By Hunter Ford
On the historic Tuesday night that saw the election of the first black American president, ABC news anchor Charlie Gibson had Alabama football on his mind.
One of Gibson’s fellow newsmen was displaying some foreign newspapers that showed support for Barack Obama. A headline from Great Britain read “Yanks a lot” for Obama’s lead in the polls. Another one read “Gobama!” To that one, Gibson replied, “I guess I’ve watched too much college football this year. That looked like ‘Go Bama’ as in the Crimson Tide down in Alabama.”
Roll Tide! Alabama’s mighty Red Elephants got a national plug on the eventful evening when the GOP’s brand of pachaderms were being donkey-kicked around the country.
I was advised by a friend to stay away from talking politics on a sports site, but the hell with it, I’m going rogue here. It’s amazing to me that our great nation can endure a complete changeover in leadership once every four to eight years. It’s surreal how night and day different (black and white if you will) that the president-elect is from George W. Bush.
If the economy hadn’t bottomed out so badly just before the election, I believe John McCain would have edged Obama. With so many people in this country hanging on for dear life to their homes and their jobs, however, the nation looked to a fresh start.
Putting the election of a black man aside, it’s really not so surprising that Democrats made a surge in this election. If you follow trends, then you would probably recognize that the Republican’s time was up, at least for now. It’s happened many times before. During the Great Depression, preceded by Republicans Calvin Coolidge and Herbert Hoover, Democrat Franklin Roosevelt was summoned by the American people to try a New Deal.
Following the Nixon years, Watergate, and the first non-elected president, Gerald Ford, America turned to a Georgia peanut farmer, Jimmy Carter. And in 1992, after an eight-year Ronald “Ray Guns” Reagan presidency and a George “Poppy” Bush term, voters ushered in Bill Clinton.
Politics, like the fate of traditional football powerhouses, runs in cycles. Right now, Alabama football is thriving under its second-year chief executive. It’s not certain how the nation’s new commander-in-chief will fare. Obama will be facing three grave issues (in my opinion)- the economy, the wars in Iraq and Afghanistan, and an energy crisis (don’t let the recent drop in gas prices fool you).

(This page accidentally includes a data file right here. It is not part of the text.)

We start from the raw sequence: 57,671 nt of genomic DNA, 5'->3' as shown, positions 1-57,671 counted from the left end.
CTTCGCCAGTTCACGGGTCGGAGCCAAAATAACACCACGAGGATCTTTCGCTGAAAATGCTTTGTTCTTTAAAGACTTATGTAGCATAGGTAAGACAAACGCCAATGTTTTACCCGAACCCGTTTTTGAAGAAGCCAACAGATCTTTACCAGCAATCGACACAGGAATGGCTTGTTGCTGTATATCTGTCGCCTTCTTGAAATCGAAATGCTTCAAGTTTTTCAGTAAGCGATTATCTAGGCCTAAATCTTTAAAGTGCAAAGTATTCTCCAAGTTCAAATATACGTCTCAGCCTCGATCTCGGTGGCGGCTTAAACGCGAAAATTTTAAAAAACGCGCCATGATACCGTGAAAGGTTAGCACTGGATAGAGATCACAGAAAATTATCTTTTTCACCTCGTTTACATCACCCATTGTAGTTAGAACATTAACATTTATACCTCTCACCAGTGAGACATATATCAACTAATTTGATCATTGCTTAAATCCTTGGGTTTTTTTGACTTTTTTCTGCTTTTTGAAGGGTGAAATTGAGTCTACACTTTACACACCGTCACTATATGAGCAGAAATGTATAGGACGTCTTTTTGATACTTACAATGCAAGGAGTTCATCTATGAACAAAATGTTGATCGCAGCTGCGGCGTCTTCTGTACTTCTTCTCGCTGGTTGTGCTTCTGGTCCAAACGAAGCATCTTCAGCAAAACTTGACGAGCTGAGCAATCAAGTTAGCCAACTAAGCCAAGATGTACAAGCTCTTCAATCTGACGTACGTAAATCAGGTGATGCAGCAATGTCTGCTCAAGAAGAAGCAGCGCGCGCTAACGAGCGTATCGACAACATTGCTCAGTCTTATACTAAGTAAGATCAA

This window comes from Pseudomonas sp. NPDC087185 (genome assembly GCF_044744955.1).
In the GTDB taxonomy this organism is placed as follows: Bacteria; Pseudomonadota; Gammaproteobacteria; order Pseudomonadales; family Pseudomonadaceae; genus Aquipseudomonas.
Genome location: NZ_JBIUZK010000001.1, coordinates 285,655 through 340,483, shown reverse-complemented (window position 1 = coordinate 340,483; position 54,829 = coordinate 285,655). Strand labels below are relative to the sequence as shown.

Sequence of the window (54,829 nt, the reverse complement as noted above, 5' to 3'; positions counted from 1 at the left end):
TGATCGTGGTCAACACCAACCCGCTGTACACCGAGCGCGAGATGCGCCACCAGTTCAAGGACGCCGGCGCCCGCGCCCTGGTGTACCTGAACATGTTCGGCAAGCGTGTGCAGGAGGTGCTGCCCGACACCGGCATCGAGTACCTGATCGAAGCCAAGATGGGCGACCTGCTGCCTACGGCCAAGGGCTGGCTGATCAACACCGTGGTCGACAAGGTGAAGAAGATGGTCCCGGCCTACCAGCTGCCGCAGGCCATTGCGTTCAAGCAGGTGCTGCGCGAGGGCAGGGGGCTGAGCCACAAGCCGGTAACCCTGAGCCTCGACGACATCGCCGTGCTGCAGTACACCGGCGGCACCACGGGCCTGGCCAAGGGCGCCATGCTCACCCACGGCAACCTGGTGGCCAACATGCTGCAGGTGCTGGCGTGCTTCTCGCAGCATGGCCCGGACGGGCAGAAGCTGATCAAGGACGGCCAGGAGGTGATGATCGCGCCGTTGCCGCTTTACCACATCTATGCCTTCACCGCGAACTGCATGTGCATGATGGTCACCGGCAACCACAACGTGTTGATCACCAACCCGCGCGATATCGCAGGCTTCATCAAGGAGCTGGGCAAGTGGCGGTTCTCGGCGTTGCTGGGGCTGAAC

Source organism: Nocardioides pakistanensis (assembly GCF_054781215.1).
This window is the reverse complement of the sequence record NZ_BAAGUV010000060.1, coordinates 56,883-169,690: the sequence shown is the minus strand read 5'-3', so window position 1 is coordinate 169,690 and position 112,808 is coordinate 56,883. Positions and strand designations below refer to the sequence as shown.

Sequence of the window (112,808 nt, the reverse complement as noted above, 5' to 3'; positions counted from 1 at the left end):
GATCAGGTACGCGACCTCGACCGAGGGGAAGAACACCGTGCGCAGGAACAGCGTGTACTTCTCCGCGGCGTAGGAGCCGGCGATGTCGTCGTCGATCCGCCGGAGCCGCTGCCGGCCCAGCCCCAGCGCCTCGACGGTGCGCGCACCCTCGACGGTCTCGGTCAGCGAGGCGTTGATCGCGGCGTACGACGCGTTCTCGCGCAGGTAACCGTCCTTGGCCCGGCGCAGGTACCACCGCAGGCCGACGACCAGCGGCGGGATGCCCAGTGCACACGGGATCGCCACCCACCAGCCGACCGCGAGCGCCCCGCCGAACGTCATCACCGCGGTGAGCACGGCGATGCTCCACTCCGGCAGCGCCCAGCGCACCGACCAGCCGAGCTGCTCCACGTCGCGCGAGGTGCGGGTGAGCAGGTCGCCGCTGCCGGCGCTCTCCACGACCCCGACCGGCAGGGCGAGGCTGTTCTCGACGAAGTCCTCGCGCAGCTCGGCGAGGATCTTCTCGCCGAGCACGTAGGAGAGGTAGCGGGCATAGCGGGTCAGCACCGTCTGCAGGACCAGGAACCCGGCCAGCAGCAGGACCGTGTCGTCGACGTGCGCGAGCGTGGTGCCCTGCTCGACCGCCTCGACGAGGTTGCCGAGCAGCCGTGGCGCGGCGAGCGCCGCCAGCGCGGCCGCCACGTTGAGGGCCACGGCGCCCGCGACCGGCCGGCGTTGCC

Alabama football faces three obstacles to an undefeated regular season- LSU, which has defeated Alabama six years in a row, Mississippi State which beat the Tide the last two, and Auburn which pays property taxes on Bryant-Denny Stadium. Alabama’s ground attack, its anti-air defense system and it’s soldiers in the trenches will win those wars and head off to burn down Atlanta and take over Miami.
I wish I felt more secure about America’s new head coach. I was among those who supported McCain, because I wanted his seasoned leadership at the helm of our country’s military. Perhaps Obama could be a real maverick and appoint McCain as the new Secretary of Defense. It would be a good strategic move for Obama’s domestic agenda if McCain accepted. The Democrats could pick up a crucial legislative seat assuming Arizona’s Democratic governor appointed a Dem to replace McCain in the Senate.
For now, the Crimson Nation is stronger than it has been since the aforementioned Reagan AKA “The Gipper” occupied the White House. I’ll pray that our nation as a whole will grow stronger in the coming years. God Bless America and Roll Tide!